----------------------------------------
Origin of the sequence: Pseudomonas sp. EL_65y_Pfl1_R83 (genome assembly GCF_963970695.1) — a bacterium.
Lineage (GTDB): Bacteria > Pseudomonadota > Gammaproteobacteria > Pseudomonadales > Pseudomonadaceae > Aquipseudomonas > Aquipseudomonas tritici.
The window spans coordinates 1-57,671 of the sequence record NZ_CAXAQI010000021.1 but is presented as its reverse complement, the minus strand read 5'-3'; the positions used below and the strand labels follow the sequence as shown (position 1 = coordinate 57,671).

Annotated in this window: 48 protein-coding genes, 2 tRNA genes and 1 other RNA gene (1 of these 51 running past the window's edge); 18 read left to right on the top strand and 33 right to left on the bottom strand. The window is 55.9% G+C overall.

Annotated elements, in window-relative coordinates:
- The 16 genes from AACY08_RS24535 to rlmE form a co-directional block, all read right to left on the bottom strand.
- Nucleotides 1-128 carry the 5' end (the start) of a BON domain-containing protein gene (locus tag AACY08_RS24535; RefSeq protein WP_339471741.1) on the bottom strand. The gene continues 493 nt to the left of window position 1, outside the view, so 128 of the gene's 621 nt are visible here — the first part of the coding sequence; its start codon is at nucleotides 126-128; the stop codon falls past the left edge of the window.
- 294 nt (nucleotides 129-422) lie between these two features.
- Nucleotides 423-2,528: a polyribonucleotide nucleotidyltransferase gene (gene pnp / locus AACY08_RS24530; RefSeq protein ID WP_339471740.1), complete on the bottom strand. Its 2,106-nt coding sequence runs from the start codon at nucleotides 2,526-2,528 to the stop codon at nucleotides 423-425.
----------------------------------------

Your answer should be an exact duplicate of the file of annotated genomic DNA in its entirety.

Origin of the sequence: Pseudomonas sp. EL_65y_Pfl1_R83 (genome assembly GCF_963970695.1) — a bacterium.
Lineage (GTDB): Bacteria > Pseudomonadota > Gammaproteobacteria > Pseudomonadales > Pseudomonadaceae > Aquipseudomonas > Aquipseudomonas tritici.
The window spans coordinates 1-57,671 of the sequence record NZ_CAXAQI010000021.1 but is presented as its reverse complement, the minus strand read 5'-3'; the positions used below and the strand labels follow the sequence as shown (position 1 = coordinate 57,671).

Annotated in this window: 48 protein-coding genes, 2 tRNA genes and 1 other RNA gene (1 of these 51 running past the window's edge); 18 read left to right on the top strand and 33 right to left on the bottom strand. The window is 55.9% G+C overall.

Annotated elements, in window-relative coordinates:
- The 16 genes from AACY08_RS24535 to rlmE form a co-directional block, all read right to left on the bottom strand.
- Nucleotides 1-128 carry the 5' end (the start) of a BON domain-containing protein gene (locus tag AACY08_RS24535; RefSeq protein WP_339471741.1) on the bottom strand. The gene continues 493 nt to the left of window position 1, outside the view, so 128 of the gene's 621 nt are visible here — the first part of the coding sequence; its start codon is at nucleotides 126-128; the stop codon falls past the left edge of the window.
- 294 nt (nucleotides 129-422) lie between these two features.
- Nucleotides 423-2,528: a polyribonucleotide nucleotidyltransferase gene (gene pnp / locus AACY08_RS24530; RefSeq protein ID WP_339471740.1), complete on the bottom strand. Its 2,106-nt coding sequence runs from the start codon at nucleotides 2,526-2,528 to the stop codon at nucleotides 423-425.